Another major issue is one that has been in the news recently, that of the availability of immune therapy treatments to cancer patients. Recently, I told the Taoiseach about a constituent of mine who had been on a clinical trial since 2013. She is now in remission, so her story is a very good one, but others are not receiving these treatments. Negotiations are under way, but has the Minister placed a timeframe on them? If the drug companies do not respond in a satisfactory way, will the Government use the 2013 legislation to set the price of drugs unilaterally?

I will ask my final question, since we are trying to work in a new mode. Will the Taoiseach clarify when the Minister for Health is expected to provide more details on finalising his proposals on the necessary expansion in bed capacity in services for the forthcoming autumn and winter periods?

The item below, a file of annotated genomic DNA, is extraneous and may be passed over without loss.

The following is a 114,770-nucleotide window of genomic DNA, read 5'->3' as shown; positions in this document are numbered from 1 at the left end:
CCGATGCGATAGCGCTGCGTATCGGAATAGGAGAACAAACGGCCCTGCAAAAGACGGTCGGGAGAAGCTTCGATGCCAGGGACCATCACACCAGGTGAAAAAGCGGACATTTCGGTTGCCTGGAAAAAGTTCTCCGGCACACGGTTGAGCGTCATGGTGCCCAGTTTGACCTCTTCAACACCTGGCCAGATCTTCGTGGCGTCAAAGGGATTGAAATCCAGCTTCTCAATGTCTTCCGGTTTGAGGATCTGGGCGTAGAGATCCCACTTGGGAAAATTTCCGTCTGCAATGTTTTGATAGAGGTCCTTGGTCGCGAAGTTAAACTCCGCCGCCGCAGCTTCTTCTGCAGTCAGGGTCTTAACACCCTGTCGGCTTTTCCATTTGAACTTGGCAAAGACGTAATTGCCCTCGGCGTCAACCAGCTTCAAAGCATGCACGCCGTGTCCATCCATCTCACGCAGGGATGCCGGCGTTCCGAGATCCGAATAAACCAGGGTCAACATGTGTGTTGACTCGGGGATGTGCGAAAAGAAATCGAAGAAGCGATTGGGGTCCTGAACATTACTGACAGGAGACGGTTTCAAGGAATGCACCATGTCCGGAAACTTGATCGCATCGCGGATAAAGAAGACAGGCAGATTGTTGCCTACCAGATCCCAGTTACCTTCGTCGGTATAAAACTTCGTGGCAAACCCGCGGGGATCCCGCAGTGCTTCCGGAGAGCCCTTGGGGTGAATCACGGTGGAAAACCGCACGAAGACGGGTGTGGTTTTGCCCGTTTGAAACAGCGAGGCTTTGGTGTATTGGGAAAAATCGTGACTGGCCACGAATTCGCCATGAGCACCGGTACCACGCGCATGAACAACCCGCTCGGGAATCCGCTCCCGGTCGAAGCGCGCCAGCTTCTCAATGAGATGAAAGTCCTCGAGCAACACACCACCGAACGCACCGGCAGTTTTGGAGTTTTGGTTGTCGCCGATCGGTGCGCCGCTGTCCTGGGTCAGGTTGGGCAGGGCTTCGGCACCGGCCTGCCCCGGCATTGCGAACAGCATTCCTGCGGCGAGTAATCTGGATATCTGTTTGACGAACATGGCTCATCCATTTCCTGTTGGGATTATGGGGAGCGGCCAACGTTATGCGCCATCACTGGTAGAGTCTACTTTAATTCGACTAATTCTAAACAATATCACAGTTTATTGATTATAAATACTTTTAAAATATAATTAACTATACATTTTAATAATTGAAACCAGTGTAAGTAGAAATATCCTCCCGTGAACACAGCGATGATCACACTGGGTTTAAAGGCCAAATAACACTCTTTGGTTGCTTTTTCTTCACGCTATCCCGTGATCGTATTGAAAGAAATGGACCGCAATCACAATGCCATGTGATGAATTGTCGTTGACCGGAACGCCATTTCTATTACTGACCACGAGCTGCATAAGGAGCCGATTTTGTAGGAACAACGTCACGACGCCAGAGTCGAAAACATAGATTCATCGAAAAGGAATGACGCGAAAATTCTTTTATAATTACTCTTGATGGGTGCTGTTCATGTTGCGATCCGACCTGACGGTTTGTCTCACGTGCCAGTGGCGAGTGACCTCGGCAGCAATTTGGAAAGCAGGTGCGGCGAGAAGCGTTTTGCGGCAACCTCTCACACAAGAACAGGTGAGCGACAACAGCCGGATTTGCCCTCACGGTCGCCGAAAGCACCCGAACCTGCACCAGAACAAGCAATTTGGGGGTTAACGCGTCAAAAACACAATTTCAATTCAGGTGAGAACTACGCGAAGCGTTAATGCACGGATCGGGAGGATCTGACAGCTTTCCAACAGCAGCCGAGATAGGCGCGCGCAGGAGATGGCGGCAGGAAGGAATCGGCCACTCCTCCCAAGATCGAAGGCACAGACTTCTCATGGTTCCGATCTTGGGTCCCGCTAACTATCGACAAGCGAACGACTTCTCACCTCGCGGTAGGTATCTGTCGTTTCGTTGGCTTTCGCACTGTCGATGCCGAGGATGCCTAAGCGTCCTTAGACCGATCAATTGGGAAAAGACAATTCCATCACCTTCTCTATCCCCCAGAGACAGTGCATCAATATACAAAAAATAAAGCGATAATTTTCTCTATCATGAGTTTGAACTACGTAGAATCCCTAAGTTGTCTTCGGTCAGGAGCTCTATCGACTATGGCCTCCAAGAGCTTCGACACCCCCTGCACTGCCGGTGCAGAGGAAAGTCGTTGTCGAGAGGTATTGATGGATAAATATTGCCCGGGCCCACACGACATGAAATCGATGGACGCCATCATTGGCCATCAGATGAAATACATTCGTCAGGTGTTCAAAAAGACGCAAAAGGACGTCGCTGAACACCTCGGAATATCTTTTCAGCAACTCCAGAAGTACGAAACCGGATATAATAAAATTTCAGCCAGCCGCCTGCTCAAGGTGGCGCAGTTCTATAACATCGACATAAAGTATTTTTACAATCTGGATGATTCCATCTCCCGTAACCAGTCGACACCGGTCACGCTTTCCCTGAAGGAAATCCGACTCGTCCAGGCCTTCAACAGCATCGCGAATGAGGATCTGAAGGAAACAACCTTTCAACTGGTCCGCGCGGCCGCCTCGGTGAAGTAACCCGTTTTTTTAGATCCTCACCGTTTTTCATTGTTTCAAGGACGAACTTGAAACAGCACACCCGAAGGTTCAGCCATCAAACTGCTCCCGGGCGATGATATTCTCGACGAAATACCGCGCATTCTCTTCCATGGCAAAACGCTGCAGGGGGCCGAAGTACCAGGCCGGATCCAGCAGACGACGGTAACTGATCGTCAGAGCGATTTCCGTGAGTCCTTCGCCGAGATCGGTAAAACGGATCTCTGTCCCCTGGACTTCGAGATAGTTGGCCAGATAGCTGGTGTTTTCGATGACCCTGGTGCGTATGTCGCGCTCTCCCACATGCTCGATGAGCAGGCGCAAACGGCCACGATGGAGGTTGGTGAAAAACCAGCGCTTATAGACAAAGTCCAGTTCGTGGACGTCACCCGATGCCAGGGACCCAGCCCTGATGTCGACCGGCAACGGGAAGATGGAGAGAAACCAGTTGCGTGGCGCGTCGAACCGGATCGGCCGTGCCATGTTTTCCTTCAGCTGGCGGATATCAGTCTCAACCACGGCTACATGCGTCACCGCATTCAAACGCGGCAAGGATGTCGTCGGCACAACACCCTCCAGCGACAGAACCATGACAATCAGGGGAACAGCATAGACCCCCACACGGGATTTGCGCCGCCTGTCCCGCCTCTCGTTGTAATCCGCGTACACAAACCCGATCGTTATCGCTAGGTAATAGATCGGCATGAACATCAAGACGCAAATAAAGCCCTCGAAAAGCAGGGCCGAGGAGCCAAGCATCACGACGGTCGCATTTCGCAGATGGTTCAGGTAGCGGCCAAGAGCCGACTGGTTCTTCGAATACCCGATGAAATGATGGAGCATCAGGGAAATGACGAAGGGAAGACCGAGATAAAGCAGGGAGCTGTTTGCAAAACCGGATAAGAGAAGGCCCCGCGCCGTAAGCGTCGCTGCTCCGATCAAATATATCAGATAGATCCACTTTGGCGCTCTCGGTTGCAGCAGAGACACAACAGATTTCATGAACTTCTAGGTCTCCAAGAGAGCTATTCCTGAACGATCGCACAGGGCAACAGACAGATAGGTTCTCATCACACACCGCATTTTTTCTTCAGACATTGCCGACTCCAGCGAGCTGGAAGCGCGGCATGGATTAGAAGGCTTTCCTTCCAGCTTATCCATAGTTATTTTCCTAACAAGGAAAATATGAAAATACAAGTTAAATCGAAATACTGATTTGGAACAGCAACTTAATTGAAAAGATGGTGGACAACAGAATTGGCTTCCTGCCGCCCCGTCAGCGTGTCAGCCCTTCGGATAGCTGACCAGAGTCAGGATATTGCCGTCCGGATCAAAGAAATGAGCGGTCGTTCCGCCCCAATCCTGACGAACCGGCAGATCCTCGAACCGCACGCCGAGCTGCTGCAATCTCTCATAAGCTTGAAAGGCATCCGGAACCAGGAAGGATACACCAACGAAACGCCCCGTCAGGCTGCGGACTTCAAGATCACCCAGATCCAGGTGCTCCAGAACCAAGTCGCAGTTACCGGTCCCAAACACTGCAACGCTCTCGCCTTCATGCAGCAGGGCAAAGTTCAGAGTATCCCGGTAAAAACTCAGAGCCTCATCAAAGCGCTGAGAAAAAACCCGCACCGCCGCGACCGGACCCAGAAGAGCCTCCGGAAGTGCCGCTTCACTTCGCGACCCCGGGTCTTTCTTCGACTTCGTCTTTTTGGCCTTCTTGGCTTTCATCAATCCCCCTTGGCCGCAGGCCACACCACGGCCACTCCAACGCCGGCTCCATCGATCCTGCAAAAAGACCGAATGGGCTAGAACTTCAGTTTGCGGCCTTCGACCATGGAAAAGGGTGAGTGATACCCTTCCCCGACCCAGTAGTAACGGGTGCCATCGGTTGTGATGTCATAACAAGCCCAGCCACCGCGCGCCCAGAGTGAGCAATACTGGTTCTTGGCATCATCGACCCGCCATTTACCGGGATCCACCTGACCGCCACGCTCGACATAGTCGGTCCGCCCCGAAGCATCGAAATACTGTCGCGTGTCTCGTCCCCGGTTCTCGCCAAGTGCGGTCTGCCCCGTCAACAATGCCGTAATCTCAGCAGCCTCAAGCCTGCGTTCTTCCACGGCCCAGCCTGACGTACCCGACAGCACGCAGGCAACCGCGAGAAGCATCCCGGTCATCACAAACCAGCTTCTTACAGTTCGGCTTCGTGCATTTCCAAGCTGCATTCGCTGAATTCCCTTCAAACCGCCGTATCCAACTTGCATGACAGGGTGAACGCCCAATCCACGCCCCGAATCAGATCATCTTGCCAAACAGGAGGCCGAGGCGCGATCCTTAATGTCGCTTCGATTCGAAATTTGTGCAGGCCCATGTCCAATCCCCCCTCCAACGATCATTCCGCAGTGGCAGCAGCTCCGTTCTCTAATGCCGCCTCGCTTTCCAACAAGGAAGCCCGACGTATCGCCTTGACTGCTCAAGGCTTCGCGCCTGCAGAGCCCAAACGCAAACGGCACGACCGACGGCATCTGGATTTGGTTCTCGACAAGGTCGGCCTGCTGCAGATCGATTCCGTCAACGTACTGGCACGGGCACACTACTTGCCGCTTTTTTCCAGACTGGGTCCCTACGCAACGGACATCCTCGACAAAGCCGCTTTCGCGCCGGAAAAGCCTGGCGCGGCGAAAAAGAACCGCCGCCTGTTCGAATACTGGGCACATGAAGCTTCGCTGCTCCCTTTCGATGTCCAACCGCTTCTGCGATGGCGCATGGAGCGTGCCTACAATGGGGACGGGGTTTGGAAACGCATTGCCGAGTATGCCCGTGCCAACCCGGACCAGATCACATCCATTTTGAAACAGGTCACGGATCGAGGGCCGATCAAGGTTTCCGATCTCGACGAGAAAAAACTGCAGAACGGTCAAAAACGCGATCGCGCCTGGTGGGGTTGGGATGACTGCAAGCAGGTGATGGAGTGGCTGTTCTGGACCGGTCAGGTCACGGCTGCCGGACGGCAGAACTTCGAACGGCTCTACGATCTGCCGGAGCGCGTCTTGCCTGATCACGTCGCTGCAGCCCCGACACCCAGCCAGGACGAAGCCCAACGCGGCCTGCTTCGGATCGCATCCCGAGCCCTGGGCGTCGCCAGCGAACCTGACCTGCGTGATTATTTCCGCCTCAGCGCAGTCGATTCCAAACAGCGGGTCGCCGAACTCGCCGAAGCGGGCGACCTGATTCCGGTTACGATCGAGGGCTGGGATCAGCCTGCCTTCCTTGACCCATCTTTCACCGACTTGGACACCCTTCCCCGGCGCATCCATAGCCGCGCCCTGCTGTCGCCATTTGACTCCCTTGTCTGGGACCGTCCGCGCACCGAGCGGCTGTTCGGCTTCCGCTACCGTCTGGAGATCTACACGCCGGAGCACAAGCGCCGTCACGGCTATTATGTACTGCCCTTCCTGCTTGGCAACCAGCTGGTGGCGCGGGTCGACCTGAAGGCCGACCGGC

The Minister for Health has outlined his initial priorities for the first 100 days. These include reactivation of the National Treatment Purchase Fund with a more targeted implementation; the examination of whether minor injuries units and clinics can have their opening hours extended; to establish an all-party Oireachtas committee to develop a long-term vision for health care, for which I understand he has been given approval by the parties; to establish a youth mental health commission, which will link with the action in the Civil Service renewal programme; launch a review of A Vision for Change; publish a national obesity strategy; restore the Public Health (Alcohol) Bill to the Order Paper; finalise the cancer strategy paper; look at the question of starting the planning for a cystic fibrosis unit in Beaumont; progress emergency departments in Galway and in Beaumont; and look at other issues like cardiac care in Waterford and so on.